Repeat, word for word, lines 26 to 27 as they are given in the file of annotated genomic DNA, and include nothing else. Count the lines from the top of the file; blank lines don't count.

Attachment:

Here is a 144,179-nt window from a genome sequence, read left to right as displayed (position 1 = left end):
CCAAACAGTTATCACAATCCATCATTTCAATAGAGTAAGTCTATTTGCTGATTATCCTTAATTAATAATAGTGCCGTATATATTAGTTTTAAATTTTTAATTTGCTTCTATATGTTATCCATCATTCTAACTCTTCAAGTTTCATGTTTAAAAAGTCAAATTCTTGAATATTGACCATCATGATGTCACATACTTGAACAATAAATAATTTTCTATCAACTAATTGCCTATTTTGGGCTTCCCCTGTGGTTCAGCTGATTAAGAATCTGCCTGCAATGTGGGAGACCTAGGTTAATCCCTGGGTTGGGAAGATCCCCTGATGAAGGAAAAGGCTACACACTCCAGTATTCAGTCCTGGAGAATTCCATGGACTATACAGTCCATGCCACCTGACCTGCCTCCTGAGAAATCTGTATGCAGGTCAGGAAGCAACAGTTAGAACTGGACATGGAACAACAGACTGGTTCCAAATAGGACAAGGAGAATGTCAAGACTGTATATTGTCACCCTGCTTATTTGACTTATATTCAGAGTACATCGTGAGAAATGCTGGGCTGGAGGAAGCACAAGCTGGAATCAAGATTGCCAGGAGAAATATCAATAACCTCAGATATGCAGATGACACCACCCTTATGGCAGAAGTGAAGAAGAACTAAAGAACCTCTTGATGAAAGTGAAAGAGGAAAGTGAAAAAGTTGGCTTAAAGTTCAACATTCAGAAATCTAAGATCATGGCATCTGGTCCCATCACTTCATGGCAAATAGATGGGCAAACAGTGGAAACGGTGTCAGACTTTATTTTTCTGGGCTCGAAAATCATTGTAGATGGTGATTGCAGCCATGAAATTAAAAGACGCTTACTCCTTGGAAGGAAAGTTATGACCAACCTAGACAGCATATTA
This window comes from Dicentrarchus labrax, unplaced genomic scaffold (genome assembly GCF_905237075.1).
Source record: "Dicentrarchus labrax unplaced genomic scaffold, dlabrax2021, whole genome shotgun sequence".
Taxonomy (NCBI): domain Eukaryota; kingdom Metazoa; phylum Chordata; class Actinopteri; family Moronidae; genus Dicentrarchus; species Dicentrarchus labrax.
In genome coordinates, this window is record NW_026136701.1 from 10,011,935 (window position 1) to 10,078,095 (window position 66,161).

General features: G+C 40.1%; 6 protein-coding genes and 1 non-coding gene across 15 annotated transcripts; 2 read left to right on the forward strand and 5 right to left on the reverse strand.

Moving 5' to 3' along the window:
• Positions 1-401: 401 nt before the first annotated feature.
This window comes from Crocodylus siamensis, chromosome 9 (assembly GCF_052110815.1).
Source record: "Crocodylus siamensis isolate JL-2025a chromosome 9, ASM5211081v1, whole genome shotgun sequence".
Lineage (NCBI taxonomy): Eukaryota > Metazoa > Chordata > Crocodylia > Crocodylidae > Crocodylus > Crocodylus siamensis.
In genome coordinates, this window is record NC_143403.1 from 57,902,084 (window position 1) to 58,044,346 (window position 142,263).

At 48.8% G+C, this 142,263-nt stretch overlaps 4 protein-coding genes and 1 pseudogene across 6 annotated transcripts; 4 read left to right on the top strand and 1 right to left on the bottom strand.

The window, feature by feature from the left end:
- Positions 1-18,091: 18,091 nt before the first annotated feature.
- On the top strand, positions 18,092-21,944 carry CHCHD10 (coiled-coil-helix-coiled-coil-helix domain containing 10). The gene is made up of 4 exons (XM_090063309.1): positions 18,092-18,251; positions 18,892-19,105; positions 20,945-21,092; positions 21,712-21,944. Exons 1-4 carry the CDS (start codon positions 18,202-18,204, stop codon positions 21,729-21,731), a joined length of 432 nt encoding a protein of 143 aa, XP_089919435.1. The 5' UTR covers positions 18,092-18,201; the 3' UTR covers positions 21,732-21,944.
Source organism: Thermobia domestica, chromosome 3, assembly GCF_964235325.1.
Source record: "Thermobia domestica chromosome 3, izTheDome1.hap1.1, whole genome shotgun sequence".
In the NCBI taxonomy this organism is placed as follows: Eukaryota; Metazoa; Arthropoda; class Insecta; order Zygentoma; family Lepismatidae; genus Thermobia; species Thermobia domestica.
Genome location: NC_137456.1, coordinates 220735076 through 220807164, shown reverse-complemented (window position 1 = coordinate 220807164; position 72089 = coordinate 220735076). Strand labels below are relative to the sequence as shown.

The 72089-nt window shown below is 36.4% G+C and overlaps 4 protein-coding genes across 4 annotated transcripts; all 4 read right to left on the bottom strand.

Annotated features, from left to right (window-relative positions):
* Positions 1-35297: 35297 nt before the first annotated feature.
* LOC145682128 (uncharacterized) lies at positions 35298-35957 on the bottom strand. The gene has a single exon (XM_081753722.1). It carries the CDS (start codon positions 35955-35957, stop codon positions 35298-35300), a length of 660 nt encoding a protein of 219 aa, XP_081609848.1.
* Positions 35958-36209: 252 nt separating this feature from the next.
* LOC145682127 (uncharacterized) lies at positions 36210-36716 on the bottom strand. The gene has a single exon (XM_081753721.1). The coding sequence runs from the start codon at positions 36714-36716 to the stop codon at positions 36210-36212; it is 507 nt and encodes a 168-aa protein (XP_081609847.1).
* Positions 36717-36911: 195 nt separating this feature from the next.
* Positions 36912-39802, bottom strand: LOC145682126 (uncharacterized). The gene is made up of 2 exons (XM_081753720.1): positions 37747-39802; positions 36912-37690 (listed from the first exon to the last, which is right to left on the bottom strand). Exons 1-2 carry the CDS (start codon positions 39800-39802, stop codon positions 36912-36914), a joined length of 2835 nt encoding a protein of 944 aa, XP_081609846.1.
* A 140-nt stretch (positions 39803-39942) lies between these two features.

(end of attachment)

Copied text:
* Positions 35958-36209: 252 nt separating this feature from the next.
* LOC145682127 (uncharacterized) lies at positions 36210-36716 on the bottom strand. The gene has a single exon (XM_081753721.1). The coding sequence runs from the start codon at positions 36714-36716 to the stop codon at positions 36210-36212; it is 507 nt and encodes a 168-aa protein (XP_081609847.1).